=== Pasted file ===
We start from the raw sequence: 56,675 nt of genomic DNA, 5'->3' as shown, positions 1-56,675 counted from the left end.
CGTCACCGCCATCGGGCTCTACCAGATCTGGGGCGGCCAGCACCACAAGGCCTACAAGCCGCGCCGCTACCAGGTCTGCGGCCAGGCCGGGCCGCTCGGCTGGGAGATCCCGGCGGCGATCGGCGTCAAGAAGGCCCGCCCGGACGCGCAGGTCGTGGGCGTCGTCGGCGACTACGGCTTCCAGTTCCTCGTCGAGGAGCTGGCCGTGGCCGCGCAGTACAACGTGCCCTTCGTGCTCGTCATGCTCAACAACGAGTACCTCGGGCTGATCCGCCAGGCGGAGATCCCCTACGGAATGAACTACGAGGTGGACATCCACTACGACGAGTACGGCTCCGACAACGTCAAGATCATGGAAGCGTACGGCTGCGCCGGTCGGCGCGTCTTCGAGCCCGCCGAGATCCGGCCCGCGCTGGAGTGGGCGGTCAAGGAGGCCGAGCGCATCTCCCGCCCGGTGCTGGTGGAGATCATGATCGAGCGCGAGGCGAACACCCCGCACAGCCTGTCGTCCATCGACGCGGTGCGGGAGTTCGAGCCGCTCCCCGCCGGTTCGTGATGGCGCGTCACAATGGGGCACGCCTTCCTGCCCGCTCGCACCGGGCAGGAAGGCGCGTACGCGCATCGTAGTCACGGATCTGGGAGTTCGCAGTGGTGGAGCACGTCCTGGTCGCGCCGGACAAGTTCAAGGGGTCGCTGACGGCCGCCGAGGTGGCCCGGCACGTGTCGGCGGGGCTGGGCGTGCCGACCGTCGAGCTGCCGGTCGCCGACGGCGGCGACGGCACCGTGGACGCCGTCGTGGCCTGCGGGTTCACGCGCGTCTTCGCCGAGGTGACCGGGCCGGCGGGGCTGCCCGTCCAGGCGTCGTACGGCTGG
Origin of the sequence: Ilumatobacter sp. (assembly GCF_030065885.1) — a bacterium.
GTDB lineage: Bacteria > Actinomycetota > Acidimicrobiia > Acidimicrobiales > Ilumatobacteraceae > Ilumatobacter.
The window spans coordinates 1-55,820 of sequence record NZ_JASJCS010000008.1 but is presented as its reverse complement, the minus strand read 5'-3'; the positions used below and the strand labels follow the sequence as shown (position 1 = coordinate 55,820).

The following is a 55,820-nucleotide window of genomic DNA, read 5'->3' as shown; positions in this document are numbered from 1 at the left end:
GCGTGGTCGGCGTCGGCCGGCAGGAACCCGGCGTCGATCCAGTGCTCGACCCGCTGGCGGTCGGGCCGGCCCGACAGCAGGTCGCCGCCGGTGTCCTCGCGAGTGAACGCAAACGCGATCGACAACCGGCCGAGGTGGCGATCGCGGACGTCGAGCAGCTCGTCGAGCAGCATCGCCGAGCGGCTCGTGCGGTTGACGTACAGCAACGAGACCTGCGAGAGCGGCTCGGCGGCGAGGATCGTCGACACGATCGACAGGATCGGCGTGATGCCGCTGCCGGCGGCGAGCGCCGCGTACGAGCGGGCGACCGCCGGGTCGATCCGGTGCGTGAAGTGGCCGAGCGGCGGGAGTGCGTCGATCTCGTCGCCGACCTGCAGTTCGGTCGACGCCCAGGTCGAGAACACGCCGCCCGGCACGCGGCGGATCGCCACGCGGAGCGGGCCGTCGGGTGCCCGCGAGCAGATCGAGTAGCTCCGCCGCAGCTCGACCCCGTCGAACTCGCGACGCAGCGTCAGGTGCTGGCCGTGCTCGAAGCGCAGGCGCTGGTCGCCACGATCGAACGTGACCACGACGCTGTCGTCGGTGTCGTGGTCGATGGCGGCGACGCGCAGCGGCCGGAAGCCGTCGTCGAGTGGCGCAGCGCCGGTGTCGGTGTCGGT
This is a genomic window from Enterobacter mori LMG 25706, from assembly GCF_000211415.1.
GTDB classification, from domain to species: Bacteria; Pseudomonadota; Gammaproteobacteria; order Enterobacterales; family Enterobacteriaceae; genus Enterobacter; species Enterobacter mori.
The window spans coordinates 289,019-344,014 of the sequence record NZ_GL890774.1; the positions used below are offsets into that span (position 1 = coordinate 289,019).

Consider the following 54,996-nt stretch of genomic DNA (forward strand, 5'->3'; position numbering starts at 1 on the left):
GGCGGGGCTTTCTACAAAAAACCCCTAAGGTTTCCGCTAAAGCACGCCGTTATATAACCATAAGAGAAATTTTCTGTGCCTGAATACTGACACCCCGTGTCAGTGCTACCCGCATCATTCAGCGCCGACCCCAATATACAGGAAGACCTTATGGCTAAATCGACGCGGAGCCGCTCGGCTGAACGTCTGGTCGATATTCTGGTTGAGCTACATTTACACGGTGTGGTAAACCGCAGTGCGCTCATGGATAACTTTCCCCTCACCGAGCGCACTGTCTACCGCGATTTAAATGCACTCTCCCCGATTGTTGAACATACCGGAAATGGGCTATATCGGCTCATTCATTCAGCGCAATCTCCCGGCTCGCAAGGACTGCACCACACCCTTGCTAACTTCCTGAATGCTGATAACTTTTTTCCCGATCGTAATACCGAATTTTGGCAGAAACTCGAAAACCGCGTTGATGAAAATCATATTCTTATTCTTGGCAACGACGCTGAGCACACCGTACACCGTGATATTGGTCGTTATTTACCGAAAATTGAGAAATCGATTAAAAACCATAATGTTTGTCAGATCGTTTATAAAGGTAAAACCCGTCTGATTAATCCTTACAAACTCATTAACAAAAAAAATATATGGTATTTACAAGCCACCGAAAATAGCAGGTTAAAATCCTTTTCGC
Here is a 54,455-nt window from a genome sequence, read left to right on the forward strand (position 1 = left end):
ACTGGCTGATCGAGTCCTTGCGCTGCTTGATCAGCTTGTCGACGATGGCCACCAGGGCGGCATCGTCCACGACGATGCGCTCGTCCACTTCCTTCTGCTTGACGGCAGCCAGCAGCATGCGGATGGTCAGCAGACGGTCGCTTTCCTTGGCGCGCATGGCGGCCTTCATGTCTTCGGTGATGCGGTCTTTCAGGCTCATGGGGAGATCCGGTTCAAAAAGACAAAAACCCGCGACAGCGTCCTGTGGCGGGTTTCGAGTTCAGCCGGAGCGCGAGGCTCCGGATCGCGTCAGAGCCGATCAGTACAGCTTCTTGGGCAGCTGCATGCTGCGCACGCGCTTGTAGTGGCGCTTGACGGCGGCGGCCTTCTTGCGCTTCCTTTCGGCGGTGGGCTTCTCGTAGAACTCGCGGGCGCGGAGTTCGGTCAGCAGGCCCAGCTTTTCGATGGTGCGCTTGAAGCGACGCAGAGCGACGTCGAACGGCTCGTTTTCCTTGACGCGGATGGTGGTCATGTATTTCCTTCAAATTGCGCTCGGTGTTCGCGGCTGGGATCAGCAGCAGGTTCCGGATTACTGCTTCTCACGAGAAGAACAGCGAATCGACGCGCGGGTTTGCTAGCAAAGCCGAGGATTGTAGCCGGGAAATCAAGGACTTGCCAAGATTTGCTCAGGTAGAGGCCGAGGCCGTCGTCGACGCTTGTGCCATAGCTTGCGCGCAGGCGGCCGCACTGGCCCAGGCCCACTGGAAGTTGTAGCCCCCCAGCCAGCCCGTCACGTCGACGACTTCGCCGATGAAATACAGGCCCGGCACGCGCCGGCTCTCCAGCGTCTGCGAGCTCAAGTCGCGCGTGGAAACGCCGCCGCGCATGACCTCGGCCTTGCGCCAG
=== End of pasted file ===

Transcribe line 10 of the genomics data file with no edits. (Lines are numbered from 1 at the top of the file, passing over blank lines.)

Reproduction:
The window spans coordinates 289,019-344,014 of the sequence record NZ_GL890774.1; the positions used below are offsets into that span (position 1 = coordinate 289,019).